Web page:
It’s good to share

Our experience is something we need to value properly and share with other ITSM professionals so we can help both ourselves and the ITSM community grow.

Unfortunately, the downside of working at one place for a long time is that you automatically don’t get any fresh experience from anywhere else. A consultant can visit many companies and see firsthand how things are done and how it works there. But that breadth of experience can be hard to come by in other ways if you remain in the same company for a long period.

That’s one of the reasons I believe it is good practice for us to share our experience with each other and among the ITSM community. It’s one sure way to grow without switching to consultancy.

I’m currently working with a special-interest group where we are a majority of practitioners. It’s a great group — enthusiastic, and eager to share and learn from each other. There are some consultants who participate there, too, and they often contribute as much as anyone else. It’s always interesting to see the differences in how and what consultants and practitioners share.

But there are good reasons for that. Consultants are obliged to honour confidentiality agreements, so can’t share everything from companies where they have worked, as they can’t mention customer names without consent; also, the intellectual property might not be theirs to share, etc. However, they can share a variety and breadth of experiences from many different organizations, summarizing these with the details hidden or masked.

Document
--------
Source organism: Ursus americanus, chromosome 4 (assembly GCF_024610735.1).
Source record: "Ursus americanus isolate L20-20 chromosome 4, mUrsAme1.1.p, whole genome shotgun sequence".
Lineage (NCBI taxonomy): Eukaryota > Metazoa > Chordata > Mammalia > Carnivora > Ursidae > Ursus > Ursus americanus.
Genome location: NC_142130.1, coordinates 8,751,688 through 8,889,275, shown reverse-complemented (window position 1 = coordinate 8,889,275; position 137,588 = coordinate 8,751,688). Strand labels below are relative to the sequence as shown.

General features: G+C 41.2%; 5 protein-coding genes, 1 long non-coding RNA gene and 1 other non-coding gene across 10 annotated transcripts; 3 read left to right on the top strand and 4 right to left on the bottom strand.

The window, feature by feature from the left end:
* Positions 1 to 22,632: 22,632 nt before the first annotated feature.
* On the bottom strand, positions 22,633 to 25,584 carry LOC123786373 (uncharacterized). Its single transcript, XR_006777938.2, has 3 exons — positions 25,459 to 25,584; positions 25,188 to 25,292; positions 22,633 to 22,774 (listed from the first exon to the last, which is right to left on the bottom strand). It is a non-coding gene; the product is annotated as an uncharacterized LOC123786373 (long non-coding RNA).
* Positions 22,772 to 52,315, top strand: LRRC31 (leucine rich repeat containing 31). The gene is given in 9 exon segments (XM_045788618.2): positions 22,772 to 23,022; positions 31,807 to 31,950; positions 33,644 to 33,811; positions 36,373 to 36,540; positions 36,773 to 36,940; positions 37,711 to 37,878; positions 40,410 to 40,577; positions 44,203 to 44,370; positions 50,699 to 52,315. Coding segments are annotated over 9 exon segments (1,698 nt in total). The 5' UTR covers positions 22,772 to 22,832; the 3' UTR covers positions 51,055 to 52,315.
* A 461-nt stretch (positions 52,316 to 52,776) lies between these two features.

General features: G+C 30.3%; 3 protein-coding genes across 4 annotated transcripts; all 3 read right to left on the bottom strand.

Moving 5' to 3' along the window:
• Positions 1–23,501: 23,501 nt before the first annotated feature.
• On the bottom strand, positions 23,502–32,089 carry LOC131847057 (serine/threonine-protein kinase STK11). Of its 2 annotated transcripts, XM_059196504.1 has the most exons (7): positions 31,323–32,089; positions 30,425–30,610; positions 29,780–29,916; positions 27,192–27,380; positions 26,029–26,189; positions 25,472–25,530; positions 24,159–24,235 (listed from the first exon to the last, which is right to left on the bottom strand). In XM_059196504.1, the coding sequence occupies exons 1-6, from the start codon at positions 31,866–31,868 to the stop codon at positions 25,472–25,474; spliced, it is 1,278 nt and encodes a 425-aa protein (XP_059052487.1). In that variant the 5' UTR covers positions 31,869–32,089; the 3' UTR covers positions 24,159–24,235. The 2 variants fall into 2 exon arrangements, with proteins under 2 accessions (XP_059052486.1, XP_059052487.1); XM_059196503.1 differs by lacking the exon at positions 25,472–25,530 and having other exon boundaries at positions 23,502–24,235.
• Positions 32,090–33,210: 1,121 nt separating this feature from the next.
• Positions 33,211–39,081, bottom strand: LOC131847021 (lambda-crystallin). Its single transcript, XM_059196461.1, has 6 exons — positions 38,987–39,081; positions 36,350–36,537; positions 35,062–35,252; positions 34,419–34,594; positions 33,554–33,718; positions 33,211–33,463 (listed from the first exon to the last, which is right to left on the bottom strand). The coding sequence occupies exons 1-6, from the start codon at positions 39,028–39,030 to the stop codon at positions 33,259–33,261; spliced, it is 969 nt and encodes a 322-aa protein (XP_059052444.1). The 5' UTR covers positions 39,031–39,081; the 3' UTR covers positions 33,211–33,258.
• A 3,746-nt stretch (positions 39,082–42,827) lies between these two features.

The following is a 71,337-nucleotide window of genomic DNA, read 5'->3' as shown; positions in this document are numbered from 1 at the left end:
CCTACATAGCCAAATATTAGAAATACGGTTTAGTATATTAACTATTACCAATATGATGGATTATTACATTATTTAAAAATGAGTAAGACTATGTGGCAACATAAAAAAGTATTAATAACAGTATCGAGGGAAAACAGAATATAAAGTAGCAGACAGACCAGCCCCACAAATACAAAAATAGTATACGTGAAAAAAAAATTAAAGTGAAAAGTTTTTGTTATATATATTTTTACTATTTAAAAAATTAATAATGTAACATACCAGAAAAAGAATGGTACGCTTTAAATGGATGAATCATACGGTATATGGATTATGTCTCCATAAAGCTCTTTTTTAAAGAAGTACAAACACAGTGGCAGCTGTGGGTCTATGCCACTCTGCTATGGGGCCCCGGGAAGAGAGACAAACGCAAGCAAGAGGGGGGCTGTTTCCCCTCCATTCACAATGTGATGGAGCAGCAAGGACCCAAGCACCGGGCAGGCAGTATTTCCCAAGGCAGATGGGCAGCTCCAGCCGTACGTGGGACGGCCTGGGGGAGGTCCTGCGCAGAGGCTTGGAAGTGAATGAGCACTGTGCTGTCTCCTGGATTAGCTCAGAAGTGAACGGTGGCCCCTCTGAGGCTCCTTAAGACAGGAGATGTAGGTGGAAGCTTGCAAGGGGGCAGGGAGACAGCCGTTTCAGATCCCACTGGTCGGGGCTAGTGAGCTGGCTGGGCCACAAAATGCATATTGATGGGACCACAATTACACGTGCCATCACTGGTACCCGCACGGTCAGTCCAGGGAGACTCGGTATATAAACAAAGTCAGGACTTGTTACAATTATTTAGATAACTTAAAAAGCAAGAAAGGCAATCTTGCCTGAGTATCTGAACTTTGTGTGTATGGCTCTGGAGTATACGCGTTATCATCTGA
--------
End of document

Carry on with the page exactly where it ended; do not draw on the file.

We practitioners, on the other hand, are able to share more information within our own discretion. We can be more detailed, and can discuss matters of interest with more depth. We also have a more profound and specialized knowledge of what we do at our organizations, but we are not as diversified and broad in our knowledge as consultants.

Best of both

When I set out to write this, it was because I had discussed the good and bad things about being a practitioner versus being a consultant with four different persons within a week.

The results were that three practitioners felt they were made smaller at their companies because of consultants, and that they had nothing to offer the community in terms of experience. Yet one consultant said he felt frustrated that he could never stay long enough to actually see the long-term results of his efforts, and that he could only ever share generalised information about his work.